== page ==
STD Home > Precautions and Warnings With Atazanavir

Being aware of precautions and warnings with atazanavir before starting the medication can help reduce risks and ensure a safe, effective treatment process. For example, tell your healthcare provider if you have diabetes, hemophilia, or liver disease before taking atazanavir. Precautions and warnings also extend to women who may be pregnant or breastfeeding and people with arrhythmia or kidney stones.

Atazanavir: What Should I Tell My Healthcare Provider?

You should talk with your healthcare provider prior to taking atazanavir sulfate (Reyataz®) if you have:
Also, let your healthcare provider know if you are:
  • Pregnant or thinking of becoming pregnant
  • Breastfeeding.
You should also be sure to tell your healthcare provider about all other medicines you are taking, including prescription and non-prescription medicines, vitamins, and herbal supplements.

Specific Precautions and Warnings With Atazanavir

Warnings and precautions to be aware of prior to taking atazanavir include the following:
  • The medication can cause an irregular heart rhythm (arrhythmia). Make sure your healthcare provider knows if you already have an arrhythmia, as atazanavir could make it worse.
  • Atazanavir can increase the level of bilirubin in your blood (this is known medically as hyperbilirubinemia). Let your healthcare provider know if you develop yellow eyes or yellow skin (jaundice), as this may be a sign of hyperbilirubinemia.
  • The medication frequently causes skin rashes. Most often, these rashes are harmless, although sometimes they can be quite dangerous. Let your healthcare provider know if you develop a rash while taking atazanavir.
  • The liver helps to remove atazanavir from the blood. Therefore, if you have liver disease, atazanavir may make it worse. Make sure to tell your healthcare provider if you already have liver disease or liver damage.
  • Atazanavir can cause high blood sugar (hyperglycemia). This can cause problems for people with diabetes, or can even cause diabetes in individuals who are predisposed to the condition.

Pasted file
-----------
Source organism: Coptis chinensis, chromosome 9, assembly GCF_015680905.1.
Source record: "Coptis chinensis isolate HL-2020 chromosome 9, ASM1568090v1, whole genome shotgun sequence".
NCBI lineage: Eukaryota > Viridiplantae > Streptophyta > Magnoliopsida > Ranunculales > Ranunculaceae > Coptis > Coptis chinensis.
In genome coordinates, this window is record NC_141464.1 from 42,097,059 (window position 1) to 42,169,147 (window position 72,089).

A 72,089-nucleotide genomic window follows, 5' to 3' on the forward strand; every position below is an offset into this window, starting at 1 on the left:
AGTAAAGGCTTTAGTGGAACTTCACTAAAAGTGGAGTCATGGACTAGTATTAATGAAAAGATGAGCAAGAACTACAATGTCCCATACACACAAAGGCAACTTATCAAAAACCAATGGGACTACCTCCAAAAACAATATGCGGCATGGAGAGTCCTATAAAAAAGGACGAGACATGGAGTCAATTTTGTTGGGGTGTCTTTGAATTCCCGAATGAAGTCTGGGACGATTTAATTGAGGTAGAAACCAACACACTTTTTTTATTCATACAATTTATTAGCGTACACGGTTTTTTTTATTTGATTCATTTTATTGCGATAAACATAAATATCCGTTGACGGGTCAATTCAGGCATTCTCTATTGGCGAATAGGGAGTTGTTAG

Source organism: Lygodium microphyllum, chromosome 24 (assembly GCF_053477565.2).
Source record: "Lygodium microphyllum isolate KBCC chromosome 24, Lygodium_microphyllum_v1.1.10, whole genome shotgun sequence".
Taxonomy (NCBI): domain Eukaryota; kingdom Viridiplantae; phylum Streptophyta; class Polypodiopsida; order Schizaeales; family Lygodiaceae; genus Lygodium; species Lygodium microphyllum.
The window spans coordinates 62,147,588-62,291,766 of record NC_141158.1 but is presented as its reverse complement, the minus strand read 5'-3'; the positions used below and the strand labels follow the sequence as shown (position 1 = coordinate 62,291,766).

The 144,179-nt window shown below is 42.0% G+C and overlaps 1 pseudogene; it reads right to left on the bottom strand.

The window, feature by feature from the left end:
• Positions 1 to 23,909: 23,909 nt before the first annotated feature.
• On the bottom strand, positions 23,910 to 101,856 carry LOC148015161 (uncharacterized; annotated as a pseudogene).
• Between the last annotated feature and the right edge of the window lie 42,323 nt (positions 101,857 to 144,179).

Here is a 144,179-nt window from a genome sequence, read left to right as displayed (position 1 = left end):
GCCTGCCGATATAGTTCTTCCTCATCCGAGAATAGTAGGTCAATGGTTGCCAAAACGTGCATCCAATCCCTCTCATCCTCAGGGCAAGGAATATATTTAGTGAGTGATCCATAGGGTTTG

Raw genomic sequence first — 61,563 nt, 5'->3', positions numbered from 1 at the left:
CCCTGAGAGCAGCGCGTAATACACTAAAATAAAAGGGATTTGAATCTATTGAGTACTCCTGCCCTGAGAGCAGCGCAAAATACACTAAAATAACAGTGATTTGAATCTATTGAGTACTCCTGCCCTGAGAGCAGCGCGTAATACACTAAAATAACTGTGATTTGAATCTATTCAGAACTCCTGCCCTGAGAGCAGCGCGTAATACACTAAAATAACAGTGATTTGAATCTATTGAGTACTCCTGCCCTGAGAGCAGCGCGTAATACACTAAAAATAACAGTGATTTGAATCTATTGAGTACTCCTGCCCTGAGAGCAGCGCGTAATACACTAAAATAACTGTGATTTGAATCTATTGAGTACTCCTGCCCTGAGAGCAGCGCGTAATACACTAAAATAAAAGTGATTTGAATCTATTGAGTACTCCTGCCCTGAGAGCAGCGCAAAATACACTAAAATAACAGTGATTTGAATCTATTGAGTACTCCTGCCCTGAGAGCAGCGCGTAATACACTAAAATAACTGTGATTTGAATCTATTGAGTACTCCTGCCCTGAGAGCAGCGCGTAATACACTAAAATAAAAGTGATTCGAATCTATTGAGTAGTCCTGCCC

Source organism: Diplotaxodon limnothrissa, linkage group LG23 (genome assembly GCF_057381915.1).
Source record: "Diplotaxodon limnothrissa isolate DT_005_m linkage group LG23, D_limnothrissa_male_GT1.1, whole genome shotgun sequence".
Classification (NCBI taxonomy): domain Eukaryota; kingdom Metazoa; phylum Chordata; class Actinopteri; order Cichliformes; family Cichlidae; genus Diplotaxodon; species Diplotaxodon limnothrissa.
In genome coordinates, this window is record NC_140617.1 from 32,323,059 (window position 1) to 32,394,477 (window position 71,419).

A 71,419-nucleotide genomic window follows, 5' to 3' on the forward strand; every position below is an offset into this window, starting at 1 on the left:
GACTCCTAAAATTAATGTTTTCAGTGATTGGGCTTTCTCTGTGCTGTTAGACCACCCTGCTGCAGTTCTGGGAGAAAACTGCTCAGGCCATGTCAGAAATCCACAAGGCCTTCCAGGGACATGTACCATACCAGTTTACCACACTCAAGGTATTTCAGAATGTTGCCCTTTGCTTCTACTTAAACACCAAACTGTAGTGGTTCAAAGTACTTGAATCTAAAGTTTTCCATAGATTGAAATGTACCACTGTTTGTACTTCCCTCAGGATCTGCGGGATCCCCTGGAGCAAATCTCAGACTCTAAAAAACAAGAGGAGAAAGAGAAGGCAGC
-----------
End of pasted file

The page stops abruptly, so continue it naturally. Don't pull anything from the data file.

• There have been reports of bleeding possibly due to protease inhibitors (such as atazanavir) in people with hemophilia. Be sure your healthcare provider knows if you have hemophilia.
  • There have been reports of kidney stones possibly caused by atazanavir. Make sure to let your healthcare provider know if you have had kidney stones in the past.
  • Atazanavir can change the distribution of fat on your body. You may gain fat in areas that are not typical for you, such as in the abdomen or at the back of the neck (a "buffalo hump"), and you may lose weight in other areas.
  • Atazanavir is not a cure for HIV or AIDS. If you have HIV or AIDS, you should always use safer sex practices, whether or not you are taking medications.
  • As with all HIV medications, it is important that you take atazanavir exactly as prescribed. Missing doses may increase the chance of the virus becoming resistant to HIV medications.
  • Atazanavir can interact with a number of different medications (see Atazanavir Drug Interactions for more information).
  • Atazanavir is considered a pregnancy Category B medication. This means that it is probably safe for use during pregnancy, although the full risks are not known (see Reyataz and Pregnancy).
  • It is not known if atazanavir passes through breast milk. Therefore, if you are breastfeeding or plan to start, discuss this with your healthcare provider prior to taking the drug (see Reyataz and Breastfeeding). It is important to understand that the HIV virus can be transmitted through breast milk and that breastfeeding is usually not recommended in women with HIV or AIDS.
Written by/reviewed by:
Last reviewed by: Kristi Monson, PharmD;
Last updated/reviewed:
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